Australia education minister raises specter of China & radical Islam during criticism of proposed history curriculum in schools

Australian Education Minister Alan Tudge has been accused of peddling “culture wars rubbish” after he said the country’s draft school curriculum offers a “negative view” of its history that impacts students’ desire to “defend it”.

The minister has waged a months-long campaign against portions of the proposed new curriculum – currently being reviewed by the Australian Curriculum, Assessment and Reporting Authority (ACARA) – that, he claims, has “ideological misgivings” about the country.

During a speech on Friday, Tudge criticized revisions to the history syllabus as downplaying “matters core to who we are as a nation” and raised concerns that students would not “leave school with a love of country and a sense of optimism and hope”.

Describing a recent poll that showed “40% of young Australians” preferred a non-democratic system of government as a “catastrophe”, Tudge said there had “not been a more important time since the 1940s” to teach students the “origins, values and singular greatness of liberal democracy”.

“If students don’t learn this, they won’t defend it as previous generations did,” Tudge said, referencing the “growing” influence of “authoritarianism and communism” with the “rise of an assertive China”. He also seemingly cited the recent Taliban takeover of Afghanistan as evidence that “fundamentalist Islam remains a dominant force” in many countries.

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The minister had previously warned the history curriculum changes could result in students developing “a hatred” of Australia and said he did not want “students to be turned into activists”. In April, when public consultation on the draft curriculum began, Tudge said it should not “honor our indigenous history” at the “expense of dishonoring our Western heritage, which has made us the liberal democracy that we are today.”

A number of Tudge’s state counterparts criticized his comments, with Victorian education minister James Merlino labelling it “ham-fisted culture wars rubbish”. Merlino told Guardian Australia that it was important to expose students to a “variety of perspectives” about the country’s “both inspiring and incredibly challenging” history.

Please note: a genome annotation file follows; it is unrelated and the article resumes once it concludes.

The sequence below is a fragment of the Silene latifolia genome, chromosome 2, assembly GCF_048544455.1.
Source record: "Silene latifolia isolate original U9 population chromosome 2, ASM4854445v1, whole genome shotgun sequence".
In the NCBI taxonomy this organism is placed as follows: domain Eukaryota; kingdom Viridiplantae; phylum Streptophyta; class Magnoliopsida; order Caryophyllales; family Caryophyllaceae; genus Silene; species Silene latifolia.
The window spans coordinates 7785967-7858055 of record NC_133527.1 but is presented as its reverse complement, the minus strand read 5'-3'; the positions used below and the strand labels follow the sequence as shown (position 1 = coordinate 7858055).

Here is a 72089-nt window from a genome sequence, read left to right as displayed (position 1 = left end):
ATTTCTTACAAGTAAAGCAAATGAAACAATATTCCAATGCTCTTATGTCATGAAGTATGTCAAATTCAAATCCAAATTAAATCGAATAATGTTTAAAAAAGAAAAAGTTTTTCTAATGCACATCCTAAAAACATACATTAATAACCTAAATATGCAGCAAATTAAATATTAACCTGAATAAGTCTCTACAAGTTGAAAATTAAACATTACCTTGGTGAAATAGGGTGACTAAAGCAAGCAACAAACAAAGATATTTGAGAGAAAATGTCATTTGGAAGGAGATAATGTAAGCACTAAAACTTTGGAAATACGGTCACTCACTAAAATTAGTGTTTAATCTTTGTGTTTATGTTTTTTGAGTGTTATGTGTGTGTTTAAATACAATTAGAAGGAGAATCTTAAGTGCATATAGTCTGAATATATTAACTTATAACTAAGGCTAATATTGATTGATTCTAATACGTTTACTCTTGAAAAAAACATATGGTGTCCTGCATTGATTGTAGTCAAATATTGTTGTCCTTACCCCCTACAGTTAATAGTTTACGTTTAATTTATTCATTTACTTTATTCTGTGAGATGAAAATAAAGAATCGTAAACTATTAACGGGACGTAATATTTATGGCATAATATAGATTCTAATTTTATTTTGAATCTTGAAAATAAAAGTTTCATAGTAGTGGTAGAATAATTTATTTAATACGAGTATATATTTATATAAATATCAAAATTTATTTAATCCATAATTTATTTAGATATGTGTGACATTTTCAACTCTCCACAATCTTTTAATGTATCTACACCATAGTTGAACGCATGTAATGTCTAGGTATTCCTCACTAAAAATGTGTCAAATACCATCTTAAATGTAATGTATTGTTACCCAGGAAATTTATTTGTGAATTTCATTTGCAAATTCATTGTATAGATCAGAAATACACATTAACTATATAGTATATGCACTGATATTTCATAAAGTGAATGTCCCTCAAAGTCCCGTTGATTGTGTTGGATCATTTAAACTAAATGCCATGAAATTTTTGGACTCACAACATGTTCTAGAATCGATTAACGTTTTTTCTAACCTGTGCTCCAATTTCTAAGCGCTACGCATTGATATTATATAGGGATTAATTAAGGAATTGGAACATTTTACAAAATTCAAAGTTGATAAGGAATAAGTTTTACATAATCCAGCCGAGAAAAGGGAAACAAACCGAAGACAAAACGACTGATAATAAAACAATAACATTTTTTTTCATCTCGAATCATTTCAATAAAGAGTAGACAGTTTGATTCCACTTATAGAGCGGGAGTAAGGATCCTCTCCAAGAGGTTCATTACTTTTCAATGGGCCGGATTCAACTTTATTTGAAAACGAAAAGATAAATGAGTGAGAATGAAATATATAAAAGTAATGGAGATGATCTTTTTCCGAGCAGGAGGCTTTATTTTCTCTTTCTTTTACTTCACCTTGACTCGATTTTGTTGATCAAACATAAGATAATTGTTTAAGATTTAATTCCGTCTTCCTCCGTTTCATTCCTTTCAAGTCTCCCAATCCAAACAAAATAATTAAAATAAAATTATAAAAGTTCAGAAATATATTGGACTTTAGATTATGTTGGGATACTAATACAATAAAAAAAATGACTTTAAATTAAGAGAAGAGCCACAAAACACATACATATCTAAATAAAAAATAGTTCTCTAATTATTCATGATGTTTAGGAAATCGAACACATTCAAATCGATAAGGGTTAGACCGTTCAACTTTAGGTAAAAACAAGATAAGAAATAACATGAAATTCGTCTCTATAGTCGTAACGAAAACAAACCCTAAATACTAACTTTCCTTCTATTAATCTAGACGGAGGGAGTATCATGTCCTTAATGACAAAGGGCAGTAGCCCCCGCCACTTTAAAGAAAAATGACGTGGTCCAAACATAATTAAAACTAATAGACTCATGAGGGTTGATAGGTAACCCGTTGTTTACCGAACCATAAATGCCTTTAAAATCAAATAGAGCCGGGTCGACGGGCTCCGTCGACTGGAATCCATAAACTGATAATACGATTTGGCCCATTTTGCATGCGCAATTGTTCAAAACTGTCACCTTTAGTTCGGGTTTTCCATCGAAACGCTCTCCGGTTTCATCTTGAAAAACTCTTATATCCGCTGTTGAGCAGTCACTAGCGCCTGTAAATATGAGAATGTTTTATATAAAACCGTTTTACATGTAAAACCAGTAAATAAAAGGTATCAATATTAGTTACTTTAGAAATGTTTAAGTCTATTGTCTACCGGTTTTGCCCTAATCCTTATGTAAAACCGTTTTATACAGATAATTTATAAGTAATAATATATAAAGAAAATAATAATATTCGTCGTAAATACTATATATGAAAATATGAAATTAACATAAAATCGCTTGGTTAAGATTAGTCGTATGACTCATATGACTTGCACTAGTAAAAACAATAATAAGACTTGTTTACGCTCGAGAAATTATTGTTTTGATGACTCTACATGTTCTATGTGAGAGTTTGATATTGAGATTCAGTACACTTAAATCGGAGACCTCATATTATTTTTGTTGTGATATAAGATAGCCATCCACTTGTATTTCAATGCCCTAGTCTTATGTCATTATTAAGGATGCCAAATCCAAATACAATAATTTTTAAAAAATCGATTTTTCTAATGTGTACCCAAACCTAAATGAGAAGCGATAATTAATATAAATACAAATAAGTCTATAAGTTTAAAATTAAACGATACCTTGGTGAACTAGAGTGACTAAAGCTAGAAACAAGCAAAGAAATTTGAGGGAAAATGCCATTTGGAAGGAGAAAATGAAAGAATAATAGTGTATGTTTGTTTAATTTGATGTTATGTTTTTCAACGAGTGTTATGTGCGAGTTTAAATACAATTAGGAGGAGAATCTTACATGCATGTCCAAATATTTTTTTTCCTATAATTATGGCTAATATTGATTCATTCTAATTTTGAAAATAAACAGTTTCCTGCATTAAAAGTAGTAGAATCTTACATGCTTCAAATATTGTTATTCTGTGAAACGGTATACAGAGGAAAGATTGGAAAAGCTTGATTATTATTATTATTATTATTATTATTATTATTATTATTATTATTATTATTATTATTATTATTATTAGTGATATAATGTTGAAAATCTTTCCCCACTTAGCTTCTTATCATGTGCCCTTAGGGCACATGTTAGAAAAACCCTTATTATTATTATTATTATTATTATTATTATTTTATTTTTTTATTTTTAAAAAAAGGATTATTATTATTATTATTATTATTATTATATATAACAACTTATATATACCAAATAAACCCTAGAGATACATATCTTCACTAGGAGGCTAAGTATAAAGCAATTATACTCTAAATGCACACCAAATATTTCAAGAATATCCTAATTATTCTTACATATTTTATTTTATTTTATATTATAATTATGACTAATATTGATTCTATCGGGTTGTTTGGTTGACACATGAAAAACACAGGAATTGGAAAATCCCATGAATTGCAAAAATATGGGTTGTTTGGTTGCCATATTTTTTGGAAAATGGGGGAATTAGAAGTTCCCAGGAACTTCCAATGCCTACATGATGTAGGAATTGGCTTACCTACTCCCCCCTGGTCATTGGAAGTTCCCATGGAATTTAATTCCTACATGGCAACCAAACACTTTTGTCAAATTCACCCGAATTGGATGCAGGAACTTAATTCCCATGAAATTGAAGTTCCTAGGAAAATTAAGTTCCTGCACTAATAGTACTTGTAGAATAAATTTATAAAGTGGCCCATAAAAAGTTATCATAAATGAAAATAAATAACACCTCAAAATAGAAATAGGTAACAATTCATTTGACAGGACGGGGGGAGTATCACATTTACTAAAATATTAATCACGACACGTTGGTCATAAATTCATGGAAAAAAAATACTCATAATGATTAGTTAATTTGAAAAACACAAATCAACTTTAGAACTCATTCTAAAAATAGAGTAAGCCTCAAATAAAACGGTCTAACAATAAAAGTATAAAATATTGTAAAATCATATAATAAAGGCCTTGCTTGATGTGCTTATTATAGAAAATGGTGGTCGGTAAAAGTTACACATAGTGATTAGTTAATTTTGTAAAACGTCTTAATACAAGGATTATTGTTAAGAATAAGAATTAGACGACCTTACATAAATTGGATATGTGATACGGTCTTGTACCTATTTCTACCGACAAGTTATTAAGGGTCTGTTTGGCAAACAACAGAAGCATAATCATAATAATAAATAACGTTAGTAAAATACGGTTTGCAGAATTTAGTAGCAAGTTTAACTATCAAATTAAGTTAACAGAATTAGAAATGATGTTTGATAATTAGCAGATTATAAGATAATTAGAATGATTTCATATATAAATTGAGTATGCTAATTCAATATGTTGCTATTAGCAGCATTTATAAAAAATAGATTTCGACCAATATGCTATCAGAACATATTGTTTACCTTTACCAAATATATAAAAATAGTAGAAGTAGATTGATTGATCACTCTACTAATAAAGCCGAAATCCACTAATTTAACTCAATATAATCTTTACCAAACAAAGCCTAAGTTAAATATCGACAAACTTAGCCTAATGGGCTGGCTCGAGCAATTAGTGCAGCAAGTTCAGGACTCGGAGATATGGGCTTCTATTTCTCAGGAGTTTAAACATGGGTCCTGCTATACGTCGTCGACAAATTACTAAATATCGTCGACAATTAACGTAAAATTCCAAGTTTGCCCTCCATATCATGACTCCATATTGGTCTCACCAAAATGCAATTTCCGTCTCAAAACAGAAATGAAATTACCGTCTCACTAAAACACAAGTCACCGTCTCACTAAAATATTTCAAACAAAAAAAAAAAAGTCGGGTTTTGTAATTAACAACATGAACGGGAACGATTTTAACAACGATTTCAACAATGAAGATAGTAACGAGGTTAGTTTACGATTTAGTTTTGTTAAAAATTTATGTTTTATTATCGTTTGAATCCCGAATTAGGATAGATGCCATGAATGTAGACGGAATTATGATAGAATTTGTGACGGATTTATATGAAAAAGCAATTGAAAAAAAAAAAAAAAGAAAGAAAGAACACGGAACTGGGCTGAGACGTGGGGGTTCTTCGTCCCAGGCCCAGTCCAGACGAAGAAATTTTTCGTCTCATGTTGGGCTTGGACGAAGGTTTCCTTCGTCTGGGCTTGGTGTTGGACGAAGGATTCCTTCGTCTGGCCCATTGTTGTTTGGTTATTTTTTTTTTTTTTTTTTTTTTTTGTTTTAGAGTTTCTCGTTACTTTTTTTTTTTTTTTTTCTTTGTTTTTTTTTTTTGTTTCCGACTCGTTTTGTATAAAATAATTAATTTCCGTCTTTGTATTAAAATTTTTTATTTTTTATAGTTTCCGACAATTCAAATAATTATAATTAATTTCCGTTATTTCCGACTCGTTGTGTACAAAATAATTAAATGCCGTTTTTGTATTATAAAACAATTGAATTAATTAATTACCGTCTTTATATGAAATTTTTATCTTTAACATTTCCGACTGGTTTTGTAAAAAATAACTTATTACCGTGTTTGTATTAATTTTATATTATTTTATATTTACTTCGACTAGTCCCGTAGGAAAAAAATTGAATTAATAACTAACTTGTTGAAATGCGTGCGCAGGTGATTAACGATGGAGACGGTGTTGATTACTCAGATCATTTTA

Meanwhile, Queensland’s education minister Grace Grace told the outlet that it was not helpful for Tudge to “provide a personal running commentary” on the curriculum while the independent ACARA review was ongoing.

Noting that she was looking forward to discussing the curriculum at a meeting of education ministers next month, Grace added that the final draft was yet to be put to education ministers. It needs to be approved by both Tudge and the state and territory education ministers before it can be implemented.

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Prominent Australian historians have also blasted Tudge for “playing politics with Australian children”, warning that his campaign to make the national curriculum present the country’s history as having been “rosy and happy” was not helping give students an account of the past’s “complexity”.

Stating that “history is meant to be an accurate reflection of the past”, Melanie Oppenheimer, president of the Australian Historical Association, told The Sydney Morning Herald that Tudge was “asking [historians] to present something that’s just not true”.

Although Tudge noted that he had not seen the latest version of the draft curriculum, he said he had been briefed on some of the revisions and praised some improvements. He later tweeted that his assessment overall was that it had “gone from an F to a C, but Australian students deserve an A plus.”

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